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Biden targets Trump voters in Pennsylvania with message of economic recovery, unity

Biden targets Trump voters in Pennsylvania with message of economic recovery, unity

Speaking to a small gathering of union members, Biden emphasized the differences between him and Trump — on the economy, their responses to the coronavirus pandemic and their ability to unite the country — and said that workers across the country had been “gutted by President Trump’s broken promises and reckless trade wars.”

“Folks, this is it. The election is here,” Biden said. “The choice couldn’t be more stark, the stakes couldn’t be higher.”

Biden accused Trump of being able only to “see the world from Park Avenue,” whereas he said his perspective was “from Scranton,” a comparison the former vice president has tried to drive home in recent weeks. He warned the crowd that Trump was seeking to destroy the Affordable Care Act, even as the coronavirus pandemic was increasing the need for access to health-care coverage, and spoke of the pandemic’s disproportionate impact on working-class people.

“America deserves a president who understands what people are going through,” Biden said. “You’re facing real challenges right now, and the last thing you need is a president who exacerbates them.”

Unlike in his previous campaign stop in Arizona, Biden made no direct mention of Trump’s coronavirus diagnosis or of his actions since then. Earlier Saturday, Trump had held his first public event since being hospitalized a week ago, a crowded gathering on the South Lawn of the White House where there was little social distancing among guests.

By contrast, Biden gave his speech in Erie in the parking lot outside of the training facility of the United Association Plumbers Local 27, which he had toured earlier. After he was introduced, Biden did a light jog up to the lectern wearing a disposable surgical mask, which he removed before speaking. Behind him was an array of pipes; in front of him, about

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Pennsylvania House Insurance Committee chairwoman reaps big harvest of campaign contributions from insurance industry

Pennsylvania House Insurance Committee chairwoman reaps big harvest of campaign contributions from insurance industry

State Rep. Tina Pickett, whose position in Harrisburg gives her enormous say-so over what happens to proposed insurance laws, has more cash in her political campaign account than any of her 201 colleagues in the House — thanks in large part to the insurance industry.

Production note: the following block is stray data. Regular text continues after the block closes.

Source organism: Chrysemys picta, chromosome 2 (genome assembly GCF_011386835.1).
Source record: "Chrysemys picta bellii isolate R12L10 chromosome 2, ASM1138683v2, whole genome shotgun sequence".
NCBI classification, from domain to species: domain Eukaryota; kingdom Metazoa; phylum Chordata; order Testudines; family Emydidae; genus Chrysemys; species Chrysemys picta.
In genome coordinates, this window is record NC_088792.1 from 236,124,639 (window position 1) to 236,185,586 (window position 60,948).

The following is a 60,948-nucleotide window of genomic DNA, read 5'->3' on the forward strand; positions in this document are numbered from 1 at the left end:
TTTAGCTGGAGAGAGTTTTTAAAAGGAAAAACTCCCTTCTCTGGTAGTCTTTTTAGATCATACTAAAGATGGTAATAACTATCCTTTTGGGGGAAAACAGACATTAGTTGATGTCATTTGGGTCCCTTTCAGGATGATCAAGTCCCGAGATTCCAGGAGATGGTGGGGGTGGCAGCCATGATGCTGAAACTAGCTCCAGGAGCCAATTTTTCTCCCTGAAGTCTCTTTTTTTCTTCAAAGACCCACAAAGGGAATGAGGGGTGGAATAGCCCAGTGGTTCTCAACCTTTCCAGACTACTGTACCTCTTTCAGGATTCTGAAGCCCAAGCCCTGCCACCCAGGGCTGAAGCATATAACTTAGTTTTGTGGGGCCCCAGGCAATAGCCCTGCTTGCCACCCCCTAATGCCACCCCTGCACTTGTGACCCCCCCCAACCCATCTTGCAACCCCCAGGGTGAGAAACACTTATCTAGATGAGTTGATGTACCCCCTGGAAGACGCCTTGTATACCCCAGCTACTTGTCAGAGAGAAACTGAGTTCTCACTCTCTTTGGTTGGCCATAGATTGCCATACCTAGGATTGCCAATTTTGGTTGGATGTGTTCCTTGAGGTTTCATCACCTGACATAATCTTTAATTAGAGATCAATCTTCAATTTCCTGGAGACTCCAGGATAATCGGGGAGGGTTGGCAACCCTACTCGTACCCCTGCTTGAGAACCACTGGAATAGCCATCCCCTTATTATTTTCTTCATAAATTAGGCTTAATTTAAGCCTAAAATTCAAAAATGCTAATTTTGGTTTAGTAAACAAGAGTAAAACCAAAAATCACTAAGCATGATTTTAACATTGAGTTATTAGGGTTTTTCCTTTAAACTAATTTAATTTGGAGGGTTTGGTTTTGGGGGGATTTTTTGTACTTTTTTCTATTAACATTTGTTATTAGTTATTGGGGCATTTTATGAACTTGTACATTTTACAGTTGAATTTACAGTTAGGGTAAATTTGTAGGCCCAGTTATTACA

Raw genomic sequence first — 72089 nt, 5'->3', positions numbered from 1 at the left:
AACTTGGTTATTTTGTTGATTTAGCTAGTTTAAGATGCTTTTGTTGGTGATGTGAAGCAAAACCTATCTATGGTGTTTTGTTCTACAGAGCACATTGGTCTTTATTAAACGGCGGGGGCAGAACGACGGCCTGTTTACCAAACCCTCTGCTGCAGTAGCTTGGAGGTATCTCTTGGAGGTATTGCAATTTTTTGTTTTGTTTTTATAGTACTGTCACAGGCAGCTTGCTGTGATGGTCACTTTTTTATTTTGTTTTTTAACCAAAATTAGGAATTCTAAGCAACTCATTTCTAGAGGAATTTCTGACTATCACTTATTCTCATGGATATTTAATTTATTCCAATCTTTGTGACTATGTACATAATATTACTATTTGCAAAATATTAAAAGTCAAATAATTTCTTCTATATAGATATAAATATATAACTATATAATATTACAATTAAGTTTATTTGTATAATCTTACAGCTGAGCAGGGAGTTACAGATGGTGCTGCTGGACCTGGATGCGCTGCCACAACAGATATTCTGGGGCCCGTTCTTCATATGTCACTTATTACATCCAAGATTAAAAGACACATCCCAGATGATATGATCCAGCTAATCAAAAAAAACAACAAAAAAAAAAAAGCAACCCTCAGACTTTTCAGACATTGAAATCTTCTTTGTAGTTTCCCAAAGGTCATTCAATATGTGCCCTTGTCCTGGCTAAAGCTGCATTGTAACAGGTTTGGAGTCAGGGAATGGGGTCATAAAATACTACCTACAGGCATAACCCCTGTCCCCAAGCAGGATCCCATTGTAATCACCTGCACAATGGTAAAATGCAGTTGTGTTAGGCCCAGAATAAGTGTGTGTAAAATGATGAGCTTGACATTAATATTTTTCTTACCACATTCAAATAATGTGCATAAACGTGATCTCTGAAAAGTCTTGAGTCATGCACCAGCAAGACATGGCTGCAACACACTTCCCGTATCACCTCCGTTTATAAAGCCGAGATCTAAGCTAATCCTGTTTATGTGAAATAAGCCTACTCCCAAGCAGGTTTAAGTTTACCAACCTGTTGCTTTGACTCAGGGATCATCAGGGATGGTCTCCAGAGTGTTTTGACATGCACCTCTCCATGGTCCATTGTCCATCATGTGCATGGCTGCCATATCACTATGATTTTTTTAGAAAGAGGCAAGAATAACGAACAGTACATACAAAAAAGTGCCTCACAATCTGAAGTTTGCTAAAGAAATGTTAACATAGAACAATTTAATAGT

A review by The Morning Call of hundreds of campaign finance reports showed Pickett’s $268,546.49 cash balance in late May was inflated by a years-long influx of insurance industry cash that began when Pickett became chairwoman of the House Insurance Committee in 2013.

“The representative’s numbers are staggering,” said Douglas Heller, an insurance industry expert with the Consumer Federation of America, an association of nonprofit consumer organizations that carries out research and advocacy.

The newspaper’s review showed the balance in Pickett’s campaign account on May 18, the end date of the state reporting period just before the primary election, was tops among all House incumbents. In the subsequent period — the most recent for which records are publicly available — Pickett’s total increased slightly but still led all 202 House members.

At least $170,350 in contributions — or more than 54% of the overall total — made to Pickett’s campaign between her Sept. 25, 2013 assumption of the Insurance Committee chair and the May reporting date came from insurance industry political action committees or people tied to the industry.

Experts says such big contributions are made to curry favor.

One insurance group that gave more than $12,000 has even called Pickett the “lead architect and champion” for the industry.

“There is no coincidence that the chairperson suddenly is lavished with incredible amounts of campaign cash. Because, with this position, she has the power to move forward consumer protections, or stop them, and move forward industry interests or stop them, and that is a lot

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